Sparano, JA, Lee, JY, Kaplan, LD. “AIDS Malignancy Consortium. Rituximab plus concurrent infusional EPOCH chemotherapy is highly effective in HIV-associated B-cell non-Hodgkin lymphoma”. Blood. vol. 115. 2010. pp. 3008-16. [This is a seminal paper from the HAART era comparing efficacy and safety of daEPOCH with concurrent versus sequential rituximab in a randomized trial of 106 patients with systemic ARL, including 27 patients with BL. Seventy-five patients received HAART during therapy. Concurrent rituximab was associated with higher response compared to sequential rituximab (73% versus 55%), with comparable toxicity, suggesting that concurrent rituximab plus daEPOCH is an effective regimen for HIV-associated lymphoma, including BL. Infectious death rate was high in patients with CD4 less than 50.]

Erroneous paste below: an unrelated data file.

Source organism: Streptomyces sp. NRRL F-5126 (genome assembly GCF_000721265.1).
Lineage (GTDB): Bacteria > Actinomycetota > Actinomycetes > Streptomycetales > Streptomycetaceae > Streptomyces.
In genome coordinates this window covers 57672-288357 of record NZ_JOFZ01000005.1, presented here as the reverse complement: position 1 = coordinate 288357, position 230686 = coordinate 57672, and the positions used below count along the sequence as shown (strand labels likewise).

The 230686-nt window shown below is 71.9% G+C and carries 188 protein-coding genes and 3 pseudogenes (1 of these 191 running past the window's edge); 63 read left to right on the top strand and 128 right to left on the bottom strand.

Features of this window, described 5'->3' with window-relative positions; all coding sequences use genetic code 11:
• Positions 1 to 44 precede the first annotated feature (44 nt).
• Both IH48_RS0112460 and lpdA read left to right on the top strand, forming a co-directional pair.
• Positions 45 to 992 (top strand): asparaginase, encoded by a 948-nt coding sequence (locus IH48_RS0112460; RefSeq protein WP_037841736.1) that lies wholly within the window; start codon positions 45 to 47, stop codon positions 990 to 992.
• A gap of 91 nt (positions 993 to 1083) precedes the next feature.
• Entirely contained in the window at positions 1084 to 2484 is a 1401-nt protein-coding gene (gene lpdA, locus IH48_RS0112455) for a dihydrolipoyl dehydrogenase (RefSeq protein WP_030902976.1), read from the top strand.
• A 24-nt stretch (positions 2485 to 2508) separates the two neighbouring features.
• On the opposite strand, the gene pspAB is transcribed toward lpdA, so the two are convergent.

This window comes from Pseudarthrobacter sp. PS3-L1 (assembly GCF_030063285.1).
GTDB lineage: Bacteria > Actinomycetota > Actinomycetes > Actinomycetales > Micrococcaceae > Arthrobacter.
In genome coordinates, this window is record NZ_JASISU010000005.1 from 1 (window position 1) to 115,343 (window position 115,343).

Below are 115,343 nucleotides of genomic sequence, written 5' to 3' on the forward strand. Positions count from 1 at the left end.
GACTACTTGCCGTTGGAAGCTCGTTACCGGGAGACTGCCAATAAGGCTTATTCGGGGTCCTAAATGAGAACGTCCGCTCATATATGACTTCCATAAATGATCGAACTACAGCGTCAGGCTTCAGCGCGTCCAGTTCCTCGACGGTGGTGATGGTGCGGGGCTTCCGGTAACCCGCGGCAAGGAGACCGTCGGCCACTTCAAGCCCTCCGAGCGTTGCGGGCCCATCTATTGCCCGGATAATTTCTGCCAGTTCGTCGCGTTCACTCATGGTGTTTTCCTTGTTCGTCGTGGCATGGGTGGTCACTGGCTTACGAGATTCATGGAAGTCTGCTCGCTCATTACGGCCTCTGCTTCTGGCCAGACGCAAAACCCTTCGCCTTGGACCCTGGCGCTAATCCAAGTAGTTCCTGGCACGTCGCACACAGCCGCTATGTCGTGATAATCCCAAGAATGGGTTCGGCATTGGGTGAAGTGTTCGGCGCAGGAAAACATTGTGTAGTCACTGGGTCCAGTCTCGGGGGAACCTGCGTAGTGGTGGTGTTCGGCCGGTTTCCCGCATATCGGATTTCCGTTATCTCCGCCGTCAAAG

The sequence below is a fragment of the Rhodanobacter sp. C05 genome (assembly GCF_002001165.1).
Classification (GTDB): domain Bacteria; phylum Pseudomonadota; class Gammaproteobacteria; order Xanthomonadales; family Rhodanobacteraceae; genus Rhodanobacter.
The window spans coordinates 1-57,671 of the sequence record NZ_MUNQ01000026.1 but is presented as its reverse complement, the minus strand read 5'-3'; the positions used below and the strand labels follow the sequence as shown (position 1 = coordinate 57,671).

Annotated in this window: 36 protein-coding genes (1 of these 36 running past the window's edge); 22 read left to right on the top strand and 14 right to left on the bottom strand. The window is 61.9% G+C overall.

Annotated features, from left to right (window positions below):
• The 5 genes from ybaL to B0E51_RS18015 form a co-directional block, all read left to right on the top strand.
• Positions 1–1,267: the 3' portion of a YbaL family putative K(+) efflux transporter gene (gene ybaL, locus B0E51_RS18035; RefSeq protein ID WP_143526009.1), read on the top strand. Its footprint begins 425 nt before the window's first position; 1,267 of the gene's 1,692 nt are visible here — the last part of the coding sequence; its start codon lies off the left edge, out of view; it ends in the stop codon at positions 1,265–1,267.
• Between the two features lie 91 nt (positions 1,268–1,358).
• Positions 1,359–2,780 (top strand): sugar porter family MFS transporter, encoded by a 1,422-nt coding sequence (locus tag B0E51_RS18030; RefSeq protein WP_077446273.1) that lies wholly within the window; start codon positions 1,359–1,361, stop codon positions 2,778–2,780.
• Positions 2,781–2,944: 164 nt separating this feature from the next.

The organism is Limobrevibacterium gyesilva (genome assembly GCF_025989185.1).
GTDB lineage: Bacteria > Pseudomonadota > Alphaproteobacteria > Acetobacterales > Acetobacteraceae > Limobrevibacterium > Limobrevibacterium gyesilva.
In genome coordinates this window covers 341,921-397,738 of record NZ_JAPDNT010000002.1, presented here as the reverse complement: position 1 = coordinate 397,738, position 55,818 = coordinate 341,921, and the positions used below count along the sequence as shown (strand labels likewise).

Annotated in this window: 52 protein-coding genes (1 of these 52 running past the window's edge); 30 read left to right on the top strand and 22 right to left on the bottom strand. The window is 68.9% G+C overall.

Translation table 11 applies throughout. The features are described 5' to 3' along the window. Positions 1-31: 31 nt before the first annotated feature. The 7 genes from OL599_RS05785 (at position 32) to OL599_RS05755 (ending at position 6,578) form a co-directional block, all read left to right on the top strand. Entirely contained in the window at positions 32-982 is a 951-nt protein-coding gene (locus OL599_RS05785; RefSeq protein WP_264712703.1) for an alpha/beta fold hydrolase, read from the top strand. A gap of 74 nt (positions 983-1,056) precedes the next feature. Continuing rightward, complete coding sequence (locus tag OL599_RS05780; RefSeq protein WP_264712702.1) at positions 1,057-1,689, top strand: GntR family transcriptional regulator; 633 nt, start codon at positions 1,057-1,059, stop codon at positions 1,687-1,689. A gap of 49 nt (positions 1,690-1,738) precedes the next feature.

Copyright © 2017, 2013 Decision Support in Medicine, LLC. All rights reserved.
No sponsor or advertiser has participated in, approved or paid for the content provided by Decision Support in Medicine LLC. The Licensed Content is the property of and copyrighted by DSM.
- AIDS-related lymphoma
- What every physician needs to know about AIDS-related lymphoma:
- Are you sure your patient has AIDS-related lymphoma? What should you expect to find?
- Beware of other conditions that can mimic AIDS-related lymphoma:
- What individuals are most at risk for developing AIDS-related lymphoma?
- What laboratory studies should you order to help make the diagnosis and how should you interpret the results?
- What imaging studies (if any) will be helpful in making or excluding the diagnosis of AIDS-related lymphoma?
- If you decide the patient has AIDS-related lymphoma, what therapies should you initiate immediately?
- More definitive therapies?
- What other therapies are helpful for reducing complications?
- What should you tell the patient and the family about prognosis?
- "What if" scenarios.
- What other clinical manifestations may help me to diagnose AIDS-related lymphoma?
- What other additional laboratory studies may be ordered?